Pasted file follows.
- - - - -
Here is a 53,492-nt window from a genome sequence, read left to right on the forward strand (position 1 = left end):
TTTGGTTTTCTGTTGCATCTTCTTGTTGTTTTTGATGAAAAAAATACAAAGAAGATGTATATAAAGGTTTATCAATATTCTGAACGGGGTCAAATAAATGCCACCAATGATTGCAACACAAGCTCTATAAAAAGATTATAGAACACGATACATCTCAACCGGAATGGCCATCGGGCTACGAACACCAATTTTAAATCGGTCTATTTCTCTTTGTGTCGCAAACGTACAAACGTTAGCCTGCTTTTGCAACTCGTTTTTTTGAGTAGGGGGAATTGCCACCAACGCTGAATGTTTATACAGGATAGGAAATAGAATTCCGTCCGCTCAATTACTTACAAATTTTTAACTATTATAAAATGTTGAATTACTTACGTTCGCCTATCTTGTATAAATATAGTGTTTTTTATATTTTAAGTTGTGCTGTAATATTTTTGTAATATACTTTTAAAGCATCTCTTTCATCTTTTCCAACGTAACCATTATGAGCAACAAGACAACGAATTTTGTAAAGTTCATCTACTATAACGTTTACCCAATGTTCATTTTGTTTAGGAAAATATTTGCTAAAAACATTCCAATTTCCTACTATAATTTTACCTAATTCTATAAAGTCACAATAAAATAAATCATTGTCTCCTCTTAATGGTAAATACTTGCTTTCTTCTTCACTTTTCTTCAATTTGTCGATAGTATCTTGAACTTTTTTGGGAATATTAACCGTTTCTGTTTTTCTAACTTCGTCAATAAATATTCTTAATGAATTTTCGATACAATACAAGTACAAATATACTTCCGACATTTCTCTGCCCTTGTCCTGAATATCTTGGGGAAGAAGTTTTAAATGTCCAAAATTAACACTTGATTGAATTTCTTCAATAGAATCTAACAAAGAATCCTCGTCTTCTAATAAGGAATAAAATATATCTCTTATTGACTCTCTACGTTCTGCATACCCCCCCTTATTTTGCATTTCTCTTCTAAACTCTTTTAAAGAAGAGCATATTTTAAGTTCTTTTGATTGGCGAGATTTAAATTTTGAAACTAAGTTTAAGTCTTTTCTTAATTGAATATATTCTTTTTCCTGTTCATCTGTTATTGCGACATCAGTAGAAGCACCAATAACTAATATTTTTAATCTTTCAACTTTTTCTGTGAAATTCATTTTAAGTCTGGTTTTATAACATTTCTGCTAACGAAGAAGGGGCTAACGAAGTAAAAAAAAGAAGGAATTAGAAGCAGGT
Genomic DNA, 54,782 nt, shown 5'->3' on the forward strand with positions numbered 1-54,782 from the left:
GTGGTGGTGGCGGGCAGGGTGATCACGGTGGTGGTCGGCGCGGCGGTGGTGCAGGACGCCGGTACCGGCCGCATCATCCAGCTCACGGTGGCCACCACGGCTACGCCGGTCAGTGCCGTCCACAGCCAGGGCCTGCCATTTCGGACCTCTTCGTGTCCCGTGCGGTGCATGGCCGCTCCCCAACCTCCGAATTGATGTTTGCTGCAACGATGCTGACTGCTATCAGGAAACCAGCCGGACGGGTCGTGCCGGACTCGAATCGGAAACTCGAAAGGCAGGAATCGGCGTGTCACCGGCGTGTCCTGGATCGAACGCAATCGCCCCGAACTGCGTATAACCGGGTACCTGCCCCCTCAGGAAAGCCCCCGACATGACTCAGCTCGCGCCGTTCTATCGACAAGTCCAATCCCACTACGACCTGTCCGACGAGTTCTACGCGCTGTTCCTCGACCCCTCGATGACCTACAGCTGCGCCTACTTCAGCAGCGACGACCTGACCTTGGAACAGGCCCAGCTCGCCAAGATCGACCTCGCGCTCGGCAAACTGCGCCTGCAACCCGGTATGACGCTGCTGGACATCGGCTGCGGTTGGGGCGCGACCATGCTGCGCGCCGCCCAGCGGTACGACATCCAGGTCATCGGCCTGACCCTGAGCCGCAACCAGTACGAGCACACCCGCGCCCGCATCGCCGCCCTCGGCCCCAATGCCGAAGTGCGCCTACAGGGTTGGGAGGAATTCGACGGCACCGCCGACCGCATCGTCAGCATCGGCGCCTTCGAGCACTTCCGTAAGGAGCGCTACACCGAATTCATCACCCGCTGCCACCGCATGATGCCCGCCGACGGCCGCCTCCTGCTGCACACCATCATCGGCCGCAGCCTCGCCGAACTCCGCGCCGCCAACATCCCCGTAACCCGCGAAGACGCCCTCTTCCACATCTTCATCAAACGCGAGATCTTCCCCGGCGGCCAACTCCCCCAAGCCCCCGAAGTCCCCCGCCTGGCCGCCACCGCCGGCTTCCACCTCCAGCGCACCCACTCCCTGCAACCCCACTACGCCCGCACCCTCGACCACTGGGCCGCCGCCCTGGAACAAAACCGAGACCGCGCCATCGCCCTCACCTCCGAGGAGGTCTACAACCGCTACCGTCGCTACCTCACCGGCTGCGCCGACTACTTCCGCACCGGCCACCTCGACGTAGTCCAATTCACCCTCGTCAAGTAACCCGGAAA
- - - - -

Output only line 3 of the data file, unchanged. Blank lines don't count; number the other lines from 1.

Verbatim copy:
Genomic DNA, 54,782 nt, shown 5'->3' on the forward strand with positions numbered 1-54,782 from the left: